Washington – New Haven Corporation Counsel Victor Allen Bolden was confirmed by the U.S. Senate Thursday to a federal judgeship in Connecticut on a narrow 49-46 vote.
All Senate Republicans opposed the nomination of Bolden, 49, who has served as an attorney for the NAACP Legal Defense Fund and as a lawyer for the American Civil Liberties Union.
Four moderate Democrats also voted “no” on the nomination. They were Sens. Martin Heinrich of New Mexico, Heidi Heitcamp of North Dakota, Joe Manchin of West Virginia and Jon Tester of Montana.
Bolden’s nomination to the U.S. District Court for the District of Connecticut had been controversial since it was considered by the Senate Judiciary Committee in September. All eight Republican members of the committee voted against Bolden’s nomination, all 10 Democrats on the panel, including Sen. Richard Blumenthal, D-Conn., voted for it.
The top Republican on the committee, Charles Grassley of Iowa, called Bolden an “activist” who would not interpret the law without bias.
Grassley said he objected to a 24-year-old law review article by Bolden, in which he wrote, “Judges should tip the scale on behalf of demographic groups.”
The Iowa Republican also said he was “troubled” by public comments Bolden made on the Supreme Court decision in Shelby County v. Holder. In that case, the Supreme Court struck down two provisions of the 1965 Voting Rights Act.
“He said the justices got it wrong,” Grassley said. “He has a pattern of advocacy.”
But Blumenthal and Sen. Chris Murphy, D-Conn., have been champions of the nominee and said in a joint statement Thursday that, as a lawyer for the city of New Haven, Bolden has balanced competing oncerns and has a “rock solid respect for the letter and the spirit of the law.”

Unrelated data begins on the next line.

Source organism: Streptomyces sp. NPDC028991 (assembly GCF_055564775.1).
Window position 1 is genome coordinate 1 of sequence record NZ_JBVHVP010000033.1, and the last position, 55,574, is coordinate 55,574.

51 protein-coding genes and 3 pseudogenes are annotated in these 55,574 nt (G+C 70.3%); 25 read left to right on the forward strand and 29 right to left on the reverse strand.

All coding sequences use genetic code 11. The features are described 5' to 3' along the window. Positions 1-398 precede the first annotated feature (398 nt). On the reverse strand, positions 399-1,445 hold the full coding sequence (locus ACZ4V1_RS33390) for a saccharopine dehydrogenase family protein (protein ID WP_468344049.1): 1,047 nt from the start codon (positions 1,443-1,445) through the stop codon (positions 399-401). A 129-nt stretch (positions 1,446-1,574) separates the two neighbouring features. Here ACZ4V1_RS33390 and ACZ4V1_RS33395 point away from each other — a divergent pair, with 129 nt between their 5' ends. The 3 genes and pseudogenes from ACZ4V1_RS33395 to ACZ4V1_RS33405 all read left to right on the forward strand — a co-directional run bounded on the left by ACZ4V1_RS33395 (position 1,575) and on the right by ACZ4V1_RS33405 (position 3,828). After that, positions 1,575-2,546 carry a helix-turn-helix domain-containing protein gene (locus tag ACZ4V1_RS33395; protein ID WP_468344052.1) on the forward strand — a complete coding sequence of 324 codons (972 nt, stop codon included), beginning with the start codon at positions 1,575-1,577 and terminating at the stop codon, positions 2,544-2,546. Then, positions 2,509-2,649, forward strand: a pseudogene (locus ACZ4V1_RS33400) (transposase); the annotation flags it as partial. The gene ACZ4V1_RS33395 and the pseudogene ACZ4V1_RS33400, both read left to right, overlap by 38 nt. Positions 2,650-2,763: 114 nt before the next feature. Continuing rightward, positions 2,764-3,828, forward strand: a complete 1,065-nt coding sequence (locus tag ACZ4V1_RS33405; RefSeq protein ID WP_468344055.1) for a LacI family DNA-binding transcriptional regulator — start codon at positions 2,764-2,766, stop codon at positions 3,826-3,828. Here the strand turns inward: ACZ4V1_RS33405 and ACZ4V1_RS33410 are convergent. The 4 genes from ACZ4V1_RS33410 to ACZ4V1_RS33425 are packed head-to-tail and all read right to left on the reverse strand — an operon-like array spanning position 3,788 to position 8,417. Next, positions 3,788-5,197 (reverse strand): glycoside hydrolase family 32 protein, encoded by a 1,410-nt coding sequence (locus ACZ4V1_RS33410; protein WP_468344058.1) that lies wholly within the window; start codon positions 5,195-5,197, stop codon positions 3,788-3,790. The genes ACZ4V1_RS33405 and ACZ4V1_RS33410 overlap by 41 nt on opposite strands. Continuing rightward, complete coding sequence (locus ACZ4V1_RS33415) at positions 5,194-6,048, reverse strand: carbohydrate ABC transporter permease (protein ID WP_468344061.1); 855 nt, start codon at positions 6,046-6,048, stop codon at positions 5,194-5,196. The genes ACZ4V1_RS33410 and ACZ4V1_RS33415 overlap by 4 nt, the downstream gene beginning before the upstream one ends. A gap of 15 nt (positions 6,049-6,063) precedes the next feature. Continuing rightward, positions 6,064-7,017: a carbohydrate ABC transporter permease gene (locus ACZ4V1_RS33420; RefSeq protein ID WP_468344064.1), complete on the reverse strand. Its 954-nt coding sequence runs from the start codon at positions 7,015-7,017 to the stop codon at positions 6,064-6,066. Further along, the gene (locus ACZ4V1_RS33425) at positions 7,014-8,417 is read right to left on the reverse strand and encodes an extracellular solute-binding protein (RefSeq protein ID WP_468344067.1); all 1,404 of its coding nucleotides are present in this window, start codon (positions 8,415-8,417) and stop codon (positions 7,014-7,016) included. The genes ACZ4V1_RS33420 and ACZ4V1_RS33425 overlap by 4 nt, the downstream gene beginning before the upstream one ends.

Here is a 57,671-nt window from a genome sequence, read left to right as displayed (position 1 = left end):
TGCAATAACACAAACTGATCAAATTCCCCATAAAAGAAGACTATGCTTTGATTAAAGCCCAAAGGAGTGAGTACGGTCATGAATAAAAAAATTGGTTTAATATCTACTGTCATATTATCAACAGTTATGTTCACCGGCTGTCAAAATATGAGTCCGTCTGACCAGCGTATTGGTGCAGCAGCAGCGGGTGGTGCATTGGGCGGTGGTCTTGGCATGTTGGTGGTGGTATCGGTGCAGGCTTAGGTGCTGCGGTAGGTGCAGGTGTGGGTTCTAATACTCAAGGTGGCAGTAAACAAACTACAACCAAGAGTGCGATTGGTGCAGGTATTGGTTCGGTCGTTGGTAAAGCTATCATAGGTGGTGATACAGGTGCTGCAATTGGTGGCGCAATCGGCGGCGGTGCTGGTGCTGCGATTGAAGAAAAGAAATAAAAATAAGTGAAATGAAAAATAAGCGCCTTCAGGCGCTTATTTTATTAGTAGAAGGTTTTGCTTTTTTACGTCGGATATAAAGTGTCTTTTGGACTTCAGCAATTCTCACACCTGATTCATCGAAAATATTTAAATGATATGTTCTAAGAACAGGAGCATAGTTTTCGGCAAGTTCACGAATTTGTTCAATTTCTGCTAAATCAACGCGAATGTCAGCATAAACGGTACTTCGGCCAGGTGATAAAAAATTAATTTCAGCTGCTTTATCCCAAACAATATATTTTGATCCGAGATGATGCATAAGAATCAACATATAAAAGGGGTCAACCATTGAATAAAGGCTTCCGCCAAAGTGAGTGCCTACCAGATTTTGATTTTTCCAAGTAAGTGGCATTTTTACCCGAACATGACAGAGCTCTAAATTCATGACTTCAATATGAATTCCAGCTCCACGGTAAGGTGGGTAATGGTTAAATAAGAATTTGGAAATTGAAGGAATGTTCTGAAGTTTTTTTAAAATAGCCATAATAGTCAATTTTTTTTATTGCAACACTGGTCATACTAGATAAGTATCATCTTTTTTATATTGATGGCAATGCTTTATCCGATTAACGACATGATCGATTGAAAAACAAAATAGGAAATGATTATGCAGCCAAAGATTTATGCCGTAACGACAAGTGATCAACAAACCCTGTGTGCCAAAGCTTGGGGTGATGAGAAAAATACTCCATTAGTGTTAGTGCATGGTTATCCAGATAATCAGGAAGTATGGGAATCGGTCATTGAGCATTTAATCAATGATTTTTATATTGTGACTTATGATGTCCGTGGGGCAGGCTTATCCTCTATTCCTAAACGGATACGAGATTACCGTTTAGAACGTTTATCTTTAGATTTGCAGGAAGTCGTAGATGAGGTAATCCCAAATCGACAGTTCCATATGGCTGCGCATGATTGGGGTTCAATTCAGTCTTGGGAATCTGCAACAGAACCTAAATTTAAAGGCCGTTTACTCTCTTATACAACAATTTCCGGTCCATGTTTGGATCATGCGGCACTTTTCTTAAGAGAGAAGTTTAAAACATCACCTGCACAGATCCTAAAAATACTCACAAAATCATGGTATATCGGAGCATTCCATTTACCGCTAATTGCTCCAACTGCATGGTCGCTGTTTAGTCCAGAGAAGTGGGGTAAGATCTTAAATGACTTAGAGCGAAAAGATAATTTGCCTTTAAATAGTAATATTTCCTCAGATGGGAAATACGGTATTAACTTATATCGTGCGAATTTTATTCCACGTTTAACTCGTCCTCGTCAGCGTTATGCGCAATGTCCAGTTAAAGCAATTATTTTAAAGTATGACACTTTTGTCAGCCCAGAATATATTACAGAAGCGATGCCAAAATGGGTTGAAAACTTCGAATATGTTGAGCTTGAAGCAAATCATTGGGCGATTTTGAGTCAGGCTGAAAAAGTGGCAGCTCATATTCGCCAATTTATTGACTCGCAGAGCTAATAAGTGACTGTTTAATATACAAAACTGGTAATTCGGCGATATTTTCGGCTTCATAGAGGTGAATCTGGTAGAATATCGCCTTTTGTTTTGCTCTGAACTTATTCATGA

“Victor Bolden has dedicated his legal career to public service, and we are pleased that today the Senate confirmed him to be a United States District Court judge,” the Connecticut senators said, “A thoughtful, skilled lawyer, Victor Bolden has fought to protect the rights of Connecticut residents and served his community.”
Because his confirmation depended on Democratic support, the clock was ticking on Bolden’s nomination.
The GOP will have control of the Judiciary Committee and of the Senate in the next Congress, the result of a GOP wave in the midterm elections earlier this month. There are only 14 working days left in this session of Congress.
Sen. Harry Reid, D-Nev., set the schedule for confirmation votes and had not scheduled a vote on Bolden until Republicans blocked consideration of a bill overhauling the Foreign Intelligence Surveillance Act, which prescribes procedures for surveillance and collection of foreign intelligence information. That freed up the Senate calendar and allowed Reid to schedule confirmation votes for Bolden and four other judicial nominees.
The two other judicial nominees considered by the Senate Thursday, one from New York and one from Wisconsin, were confirmed in unanimous votes.